Kasthamandap Brief History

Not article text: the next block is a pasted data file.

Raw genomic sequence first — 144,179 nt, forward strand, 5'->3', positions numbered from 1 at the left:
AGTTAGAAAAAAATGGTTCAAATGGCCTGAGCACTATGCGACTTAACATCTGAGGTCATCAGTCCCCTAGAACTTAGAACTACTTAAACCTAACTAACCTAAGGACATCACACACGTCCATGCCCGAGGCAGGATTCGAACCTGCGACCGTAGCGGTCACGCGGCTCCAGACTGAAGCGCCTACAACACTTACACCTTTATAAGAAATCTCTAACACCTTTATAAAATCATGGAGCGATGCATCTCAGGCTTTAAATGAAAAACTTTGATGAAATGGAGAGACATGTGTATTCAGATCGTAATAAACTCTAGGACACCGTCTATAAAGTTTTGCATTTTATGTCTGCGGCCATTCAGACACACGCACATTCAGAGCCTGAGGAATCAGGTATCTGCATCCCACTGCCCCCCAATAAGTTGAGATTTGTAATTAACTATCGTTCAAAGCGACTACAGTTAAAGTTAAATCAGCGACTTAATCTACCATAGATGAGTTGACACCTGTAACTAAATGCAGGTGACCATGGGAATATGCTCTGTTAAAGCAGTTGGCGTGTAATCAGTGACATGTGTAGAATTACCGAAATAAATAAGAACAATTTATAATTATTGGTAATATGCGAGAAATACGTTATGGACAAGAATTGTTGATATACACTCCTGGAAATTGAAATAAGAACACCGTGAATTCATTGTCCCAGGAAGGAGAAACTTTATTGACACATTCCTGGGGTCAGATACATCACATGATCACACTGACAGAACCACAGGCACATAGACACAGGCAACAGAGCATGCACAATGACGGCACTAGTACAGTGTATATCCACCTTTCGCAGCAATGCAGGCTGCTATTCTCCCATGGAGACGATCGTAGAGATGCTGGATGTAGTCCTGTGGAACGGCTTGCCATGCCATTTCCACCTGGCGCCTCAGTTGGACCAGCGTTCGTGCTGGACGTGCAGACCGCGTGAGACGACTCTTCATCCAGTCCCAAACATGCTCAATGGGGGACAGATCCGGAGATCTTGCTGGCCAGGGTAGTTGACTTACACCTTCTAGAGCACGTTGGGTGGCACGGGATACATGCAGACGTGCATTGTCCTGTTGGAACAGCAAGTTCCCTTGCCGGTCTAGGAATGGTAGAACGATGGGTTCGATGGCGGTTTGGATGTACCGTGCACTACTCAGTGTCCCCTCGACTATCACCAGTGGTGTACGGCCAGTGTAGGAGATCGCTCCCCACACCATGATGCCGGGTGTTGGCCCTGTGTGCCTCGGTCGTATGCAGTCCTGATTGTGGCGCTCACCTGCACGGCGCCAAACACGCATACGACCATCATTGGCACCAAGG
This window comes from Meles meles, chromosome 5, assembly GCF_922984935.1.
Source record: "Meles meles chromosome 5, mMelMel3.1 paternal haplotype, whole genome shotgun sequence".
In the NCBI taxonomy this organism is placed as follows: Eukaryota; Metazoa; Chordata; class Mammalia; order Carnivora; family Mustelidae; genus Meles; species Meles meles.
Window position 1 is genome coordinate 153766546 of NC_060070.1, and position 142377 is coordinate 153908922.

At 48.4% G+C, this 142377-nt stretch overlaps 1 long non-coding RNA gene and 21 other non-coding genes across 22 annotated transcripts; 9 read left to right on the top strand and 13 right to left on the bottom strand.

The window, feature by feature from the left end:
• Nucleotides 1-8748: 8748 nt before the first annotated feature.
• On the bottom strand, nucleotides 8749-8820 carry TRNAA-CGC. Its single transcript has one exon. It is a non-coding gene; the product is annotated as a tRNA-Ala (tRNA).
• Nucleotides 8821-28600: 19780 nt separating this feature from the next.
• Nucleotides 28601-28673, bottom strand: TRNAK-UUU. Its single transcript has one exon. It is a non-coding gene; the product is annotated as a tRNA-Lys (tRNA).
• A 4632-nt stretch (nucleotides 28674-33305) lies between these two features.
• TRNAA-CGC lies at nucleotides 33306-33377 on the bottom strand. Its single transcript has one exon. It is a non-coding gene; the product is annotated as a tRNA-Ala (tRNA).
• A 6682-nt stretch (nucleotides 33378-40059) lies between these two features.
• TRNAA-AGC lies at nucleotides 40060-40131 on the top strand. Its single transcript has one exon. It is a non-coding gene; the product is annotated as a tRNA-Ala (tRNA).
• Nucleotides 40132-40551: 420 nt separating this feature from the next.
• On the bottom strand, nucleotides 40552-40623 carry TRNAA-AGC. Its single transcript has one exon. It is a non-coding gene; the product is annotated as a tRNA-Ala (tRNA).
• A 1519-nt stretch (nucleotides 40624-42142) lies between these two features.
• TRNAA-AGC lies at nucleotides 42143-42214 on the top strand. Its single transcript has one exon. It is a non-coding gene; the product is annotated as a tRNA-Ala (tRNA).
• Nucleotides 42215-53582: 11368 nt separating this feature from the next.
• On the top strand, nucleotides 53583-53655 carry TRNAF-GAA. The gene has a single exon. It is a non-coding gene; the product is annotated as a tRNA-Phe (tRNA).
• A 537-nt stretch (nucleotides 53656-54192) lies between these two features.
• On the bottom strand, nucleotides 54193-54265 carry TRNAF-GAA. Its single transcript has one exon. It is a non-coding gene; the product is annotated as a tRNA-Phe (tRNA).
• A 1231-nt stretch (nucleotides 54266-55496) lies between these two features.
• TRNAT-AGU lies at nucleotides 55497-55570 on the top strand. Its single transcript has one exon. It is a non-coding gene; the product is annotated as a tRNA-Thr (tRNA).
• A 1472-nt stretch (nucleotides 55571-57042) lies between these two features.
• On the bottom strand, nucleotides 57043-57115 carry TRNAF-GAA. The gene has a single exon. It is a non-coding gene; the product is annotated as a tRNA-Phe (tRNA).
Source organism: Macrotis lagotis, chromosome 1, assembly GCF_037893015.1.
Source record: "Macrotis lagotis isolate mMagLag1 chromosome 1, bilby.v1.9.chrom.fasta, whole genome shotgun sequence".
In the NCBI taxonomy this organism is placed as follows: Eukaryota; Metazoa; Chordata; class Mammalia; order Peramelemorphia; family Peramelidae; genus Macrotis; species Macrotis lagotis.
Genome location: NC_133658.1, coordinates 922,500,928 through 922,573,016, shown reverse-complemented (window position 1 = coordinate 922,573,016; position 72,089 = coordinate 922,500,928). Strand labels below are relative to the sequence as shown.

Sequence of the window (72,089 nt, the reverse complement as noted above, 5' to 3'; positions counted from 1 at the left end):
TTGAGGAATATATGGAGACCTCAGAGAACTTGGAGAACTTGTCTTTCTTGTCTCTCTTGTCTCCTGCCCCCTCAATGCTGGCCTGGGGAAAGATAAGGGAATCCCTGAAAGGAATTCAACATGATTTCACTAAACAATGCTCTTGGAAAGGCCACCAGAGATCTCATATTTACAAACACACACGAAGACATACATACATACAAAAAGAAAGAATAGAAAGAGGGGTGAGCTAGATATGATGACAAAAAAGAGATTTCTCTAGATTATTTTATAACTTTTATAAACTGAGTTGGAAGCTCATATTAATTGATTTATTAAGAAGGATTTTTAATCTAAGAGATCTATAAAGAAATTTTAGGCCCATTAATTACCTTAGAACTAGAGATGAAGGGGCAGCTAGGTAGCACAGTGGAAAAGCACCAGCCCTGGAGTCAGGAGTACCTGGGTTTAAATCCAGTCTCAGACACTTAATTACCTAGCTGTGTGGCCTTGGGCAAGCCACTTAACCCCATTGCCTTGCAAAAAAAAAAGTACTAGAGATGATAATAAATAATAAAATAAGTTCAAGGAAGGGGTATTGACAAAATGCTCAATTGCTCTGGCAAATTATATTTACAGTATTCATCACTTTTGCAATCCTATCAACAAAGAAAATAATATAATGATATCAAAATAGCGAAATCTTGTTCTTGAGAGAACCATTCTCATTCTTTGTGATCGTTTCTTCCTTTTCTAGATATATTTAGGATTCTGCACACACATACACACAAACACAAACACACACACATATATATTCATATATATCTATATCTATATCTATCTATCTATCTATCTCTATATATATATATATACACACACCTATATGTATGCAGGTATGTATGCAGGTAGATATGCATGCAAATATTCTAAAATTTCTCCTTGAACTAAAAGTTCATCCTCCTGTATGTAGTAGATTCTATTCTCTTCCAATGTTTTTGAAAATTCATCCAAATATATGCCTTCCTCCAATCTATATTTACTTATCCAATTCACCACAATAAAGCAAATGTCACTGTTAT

From the recent archaeological excavations, it has been suggestted that the structure may date back to Licchavi dynasty in the 7th Century AD (Coningham, 2016). Few speculations are also present that the Kasthamandap existed in as far back as 1143 AD (and possibly in 1090 AD). It served as a rest-house for local residents and weary travelers for almost a thousand years. The shrines of different deities were addition in later centuries following intermingling of cultures and religons, including the well-known Gorakshyanath statue established around 1379 AD. There are many legends about Kasthamandap’s origin. The most famous one is the Kalpavrishya (wish Granting Tree) disguised as a human, coming to see the jatra of Harishiddhi. A tantric happened to notice the giant amidst the commoners, suspects him of a divine being and captures the Kalpavrishya with his tantric powers. The Kalpavrishya negotiates his freedom with a grant of a wish to the tantric. The tantric wished that he wanted to make a structure to house all the thirty three million gods in the valley, for which he needed wood. The Kalpavrishya granted a divine seed which would provide the necessary wood for the construction. The tantric after obtaining the wood, made a Kasthamandap and invited all the thirty three million gods for the initiation of the building. The tantric then asked the gods to stay there as long as the consecration ceremony of the building was not done and fixed the date when the prices of oil and salt would be the same. From that day the gods are still belived to reside there as the prices of oil and salt has never been equal. Recounts of the local residents who, during the annual sattal puja, shouted loudly about the price of oil and salt still not being equal, as a means of ensuring the presence of all the thirty three million gods. Other legends have the name of the tantric as Boset or Lilabajra Bajracharya and also Liapa. Kasthamandap stood witness to the timeline of the civilization of the Nepa Mandal. The pavilion was used for many purposes, from royalty-sponsored, as well as communal, religions ceremonies, it was always a communal space, where people came to shop, rest, worship or socialize. Kanphatta jogis, followers of Gorakshyanath, physically lived in the pavilion for centuries until as recently as 1966, until they were forcefully evicted for the restorations.